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Staff Sgt. Ben Rushford, left, of the 48th Security Forces Squadron at RAF Lakenheath, England, endures an attempt at inserting an intravenous needle Wednesday by Staff Sgt. Jasen Brouillette of the same squadron.
Staff Sgt. Ben Rushford, left, of the 48th Security Forces Squadron at RAF Lakenheath, England, endures an attempt at inserting an intravenous needle Wednesday by Staff Sgt. Jasen Brouillette of the same squadron. (Ron Jensen / S&S)
Staff Sgt. Ben Rushford, left, of the 48th Security Forces Squadron at RAF Lakenheath, England, endures an attempt at inserting an intravenous needle Wednesday by Staff Sgt. Jasen Brouillette of the same squadron.
Staff Sgt. Ben Rushford, left, of the 48th Security Forces Squadron at RAF Lakenheath, England, endures an attempt at inserting an intravenous needle Wednesday by Staff Sgt. Jasen Brouillette of the same squadron. (Ron Jensen / S&S)
Senior Airman Charles Lemley of the 48th Civil Engineer Squadron’s explosive ordnance flight at RAF Lakenheath, England, bleeds a bit after Airman 1st Class Ryan McCary, of the same unit, inserted an intravenous needle as part of combat life-saving training for airmen.
Senior Airman Charles Lemley of the 48th Civil Engineer Squadron’s explosive ordnance flight at RAF Lakenheath, England, bleeds a bit after Airman 1st Class Ryan McCary, of the same unit, inserted an intravenous needle as part of combat life-saving training for airmen. (Ron Jensen / S&S)

RAF FELTWELL, England — Soldiers of the 7th Army Reserve Command have spent this week the way they spend many weeks — saving lives.

Members of the Medical Support Unit-Europe based in Heidelberg, Germany, have been in England since Monday teaching airmen with the 48th Fighter Wing how to provide immediate treatment for someone wounded on the battlefield.

“Those first few minutes can mean life or death,” said Spc. Bart Bruley, one of the instructors.

The MSU-E offers the training to military members regardless of service or job specialty to increase the number of people on a battlefield who can administer that initial care.

Maj. Dawn Flynn, nurse training officer for the Army unit, said figures from Operation Enduring Freedom and Operation Iraqi Freedom credit combat lifesaver skills with a 20 percent increase in survivors.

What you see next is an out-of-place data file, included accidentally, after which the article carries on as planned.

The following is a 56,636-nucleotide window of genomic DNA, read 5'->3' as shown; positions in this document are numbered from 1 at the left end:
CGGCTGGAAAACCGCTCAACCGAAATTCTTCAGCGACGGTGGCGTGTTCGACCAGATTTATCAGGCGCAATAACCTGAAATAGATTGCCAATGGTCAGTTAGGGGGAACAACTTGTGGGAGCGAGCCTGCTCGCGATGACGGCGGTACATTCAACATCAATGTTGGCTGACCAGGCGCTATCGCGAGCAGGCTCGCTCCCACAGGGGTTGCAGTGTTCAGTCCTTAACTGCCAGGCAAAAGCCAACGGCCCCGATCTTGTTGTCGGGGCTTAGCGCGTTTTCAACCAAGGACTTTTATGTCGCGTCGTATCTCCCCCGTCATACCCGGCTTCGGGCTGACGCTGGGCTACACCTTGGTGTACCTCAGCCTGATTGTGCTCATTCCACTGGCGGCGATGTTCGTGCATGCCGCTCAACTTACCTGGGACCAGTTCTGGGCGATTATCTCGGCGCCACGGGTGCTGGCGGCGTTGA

The airmen, mostly with the 48th Security Forces Squadron and the 48th Civil Engineer Squadron’s explosive ordnance flight, learned how to treat head wounds and chest wounds, cold and heat injuries, burns and other likely combat wounds.

On Wednesday, they learned how to provide fluids intravenously, which required extensive poking with needles.

“The No. 1 killer on the battlefield is shock,” said Flynn, usually from blood loss.

The ability to provide fluids by intravenous means increases the survival chances.

“We lose less than 5 percent once that [wounded servicemember] comes off the battlefield,” she said.

For the airmen, poking one another with needles was no fun — for the poker or the pokee.

While those on the receiving end experienced discomfort or pain, plus a bit of bleeding now and then, the airmen doing the sticking felt bad inflicting the pain.

“As soon as you get in [the vein], stop, take one breath and go on,” Bruley told reluctant trainees.

Senior Airman Randy Earp of the 48th Security Forces Squadron thinks he’ll be able to put the training to use if the need arises.

“I’ll be nervous because it will be the first time I’ll be doing it,” he said. “But I’ll feel comfortable.”

He said the visiting soldiers were good instructors.

“They know what they’re doing,” he said. “It’s effective.”

Flynn said the expertise comes with repetition. The unit travels throughout Europe to provide the training.

Once, it trained soldiers from Bosnia-Herzegovina who were on their way to Iraq and will soon return to Bosnia to provide more instruction.

“We have missions back to back for the next two months,” she said.

Flynn said the importance of the effort is reinforced from time to time when troops downrange send e-mails telling how they used the training to save a life.

One came recently, she said, from someone who saved the life of a soldier who had lost both legs.

“We get feedback like that all the time,” Flynn said.

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